iPhone 4 vs. HTC Incredible: Smartphone Showdown - HotHardware

iPhone 4 vs. HTC Incredible: Smartphone Showdown

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You can't discuss the pros and cons of iPhone 4 ownership without discussing the pros and cons of iOS 4, and as we've learned over the past couple of years, it's the software (and not necessarily the hardware) that makes and breaks phones. With that said, we'll be diving first into the code behind Apple's newest phone and what it possesses (and lacks).

iOS 4: Where It Excels

iOS 4 is a finely tuned mobile operating system. It's a major step forward for the OS previously known as iPhone OS since it was introduced back in 2007. Some may argue that the addition of apps was the most monumental, but when you're thinking about the whole picture, iOS 4 is really significant. There's the addition of native multi-tasking, a unified inbox view, support for FaceTime video calling, the addition of app folders, and did we mention multi-tasking? There's dozens of improvements and tweaks beyond those big ones, too.


Here's the bottom line: Apple has lagged behind in adding a lot of these features, but they've done a good job with implementation. Multi-tasking works well without draining the battery profusely, Folders helps keep a clean slate in your app pages, and the unified inbox view actually does what it says. For existing iPhone OS loyalists, iOS 4 is a major leap. It's lots more stuff you want, with minimal downside. If you're trapped (by choice or otherwise) in the App Store universe, upgrading to the iPhone 4 makes a lot of sense. While iOS 4 will run on the iPhone 3G and iPhone 3GS, the iPhone 4 is the phone the OS wants to run on.



Lust-worthy Hardware

The A4 CPU is fast, and iOS 4 feels light and zippy during usage. Apps open in a snap, multi-tasking doesn't drag, and everything just feels refreshingly fast. If you've used an iPad, you know the power of the A4. Apple has also throw in 720p movie recording, which is a huge feature to have on a smartphone. This really makes it possible for you to ditch your Flip Video camera and carry one less device. And while we're on the topic of hardware, let's talk about the display. Apple has managed to create an extremely thin smartphone with a screen that isn't crazy big (just 3.5"), but the 960x640 resolution on the Retina Display means that the pixel density is out of this world. What that translates to is the most beautiful display in the history of smartphones. So if you're a fan of watching HD content on the go, the iPhone 4's screen is the one you'll want your eyes on.


The battery is also outstanding; it can easily last 1.5 days without a charge, even with extensive use. That's a claim that most Android phones cannot even come close to making. So if you're a power user who tends to run batteries down in a heartbeat, the iPhone 4 deserves your attention.

Limits...There Are Always Limits

But what if you're new to the smartphone universe, or have just never used an iPhone before? In that case, iOS 4 becomes somewhat of a harder sell. For casual smartphone users, Apple's devices are still tops. They're incredible simple to get into, and they require no nerdy knowledge about computers to actually use. If you have no interest in tinkering with settings or customizing an OS to your specific needs, iOS 4 will suit you just fine. But what if you want control over your smartphone experience?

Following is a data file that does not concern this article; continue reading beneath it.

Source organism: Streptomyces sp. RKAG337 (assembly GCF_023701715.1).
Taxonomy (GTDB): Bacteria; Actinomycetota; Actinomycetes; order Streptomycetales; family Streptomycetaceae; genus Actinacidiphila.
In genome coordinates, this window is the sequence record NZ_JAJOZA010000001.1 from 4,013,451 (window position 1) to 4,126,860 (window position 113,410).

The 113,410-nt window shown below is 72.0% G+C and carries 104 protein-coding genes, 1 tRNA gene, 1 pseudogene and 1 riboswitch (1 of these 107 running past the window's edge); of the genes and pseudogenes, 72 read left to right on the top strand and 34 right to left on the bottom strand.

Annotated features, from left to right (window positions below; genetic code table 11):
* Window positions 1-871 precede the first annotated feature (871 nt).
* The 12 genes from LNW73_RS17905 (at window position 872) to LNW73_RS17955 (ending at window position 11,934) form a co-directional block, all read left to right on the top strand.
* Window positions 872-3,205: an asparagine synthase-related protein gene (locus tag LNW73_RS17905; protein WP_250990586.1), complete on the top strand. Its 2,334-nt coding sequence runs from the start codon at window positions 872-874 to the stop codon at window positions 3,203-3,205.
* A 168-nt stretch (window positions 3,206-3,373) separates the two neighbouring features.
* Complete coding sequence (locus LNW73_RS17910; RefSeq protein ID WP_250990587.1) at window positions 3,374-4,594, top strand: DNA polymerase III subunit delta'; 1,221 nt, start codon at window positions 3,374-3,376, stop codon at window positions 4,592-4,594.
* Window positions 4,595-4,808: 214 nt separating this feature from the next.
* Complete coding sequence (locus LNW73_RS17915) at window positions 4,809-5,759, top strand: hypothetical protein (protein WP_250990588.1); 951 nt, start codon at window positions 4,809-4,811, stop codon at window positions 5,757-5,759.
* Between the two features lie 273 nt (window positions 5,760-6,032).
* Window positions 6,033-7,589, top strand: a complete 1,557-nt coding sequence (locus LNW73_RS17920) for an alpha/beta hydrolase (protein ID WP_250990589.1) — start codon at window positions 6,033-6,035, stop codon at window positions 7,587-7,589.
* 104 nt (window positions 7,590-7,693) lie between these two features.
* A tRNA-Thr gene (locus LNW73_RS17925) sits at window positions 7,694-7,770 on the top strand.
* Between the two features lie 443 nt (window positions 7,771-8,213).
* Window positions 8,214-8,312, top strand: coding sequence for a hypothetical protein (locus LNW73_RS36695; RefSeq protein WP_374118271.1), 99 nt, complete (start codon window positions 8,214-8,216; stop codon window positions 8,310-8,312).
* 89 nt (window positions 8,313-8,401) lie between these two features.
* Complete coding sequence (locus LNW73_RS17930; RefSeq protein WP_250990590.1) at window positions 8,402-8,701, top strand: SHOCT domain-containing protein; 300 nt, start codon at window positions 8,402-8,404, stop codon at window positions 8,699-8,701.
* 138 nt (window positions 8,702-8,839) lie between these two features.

If so, there are some limitations involved with the iPhone 4 that you should know about. For one, the multi-tasking in iOS 4 isn't true multi-tasking in every sense of the word. It's more like "backgrounding," and you can read more on exactly what that means here in our in-depth iPhone 4 review. But basically, Apple limits what your phone can truly do in the background, and apps have to be specifically written to enable Fast App Switching and background processes. In other words, not every app will definitely utilize multi-tasking, which could be a real pain if your favorite app doesn't make the cut for whatever reason.



Then there's the issue of managing the multi-tasking. The multi-tasking drawer holds just four icons, and deciding which should be in and out isn't really your call. Apple just shoves any opened app down there, and you have to flick through--four at a time--to get to the app you want to pull up. In some cases, it'd be even faster to just re-visit the home page and enter the app that way. Bummer. Then there's the Folders limit. Each Folder can hold just 12 apps; Apple failed to implement a scrolling or swipe mechanism here, so you may end up with Games I, Games II and Games III and then guessing which folder has the game you're trying to access at the moment. That's not the most elegant solution.

AT&T: Is The Carrier A Deal-Breaker?

And then there's Tethering. If you're interested in using your phone as a modem, the iPhone 4 isn't for you. Apple forces you to sign up for one of their new non-unlimited data plans just to add tethering, so you'll be stuck paying a minimum of $45/month for the access, and that only includes 2GB of data for your phone. If you exceed that, it's an extra $10/month per GB. With a phone like the iPhone 4, which uses data so heavily and effortlessly, you don't want to be dealing with those kinds of limitations.


And since we're on the topic of AT&T, this is probably the single biggest downside to iPhone 4 ownership. You have absolutely no options whatsoever when it comes to carriers here in the U.S., and so if you don't get decent AT&T service where you live (or you frequently travel to places with lousy AT&T service), you'll never truly get to appreciate the benefits of iOS 4. Because you'll be pulling your hair out from dropped calls and lackluster connection speeds. Think long and hard about this one. Don't just jump into a 2-year contract with a carrier that doesn't serve your area well just to get an iPhone; if you plan on using it as a phone, you need decent phone service. Plus, if you aren't already an AT&T customer with a $30/month "unlimited" (5GB) smartphone data plan, you'll be forced to sign up for one of two plans that are less ideal for heavy data users (read more on that here).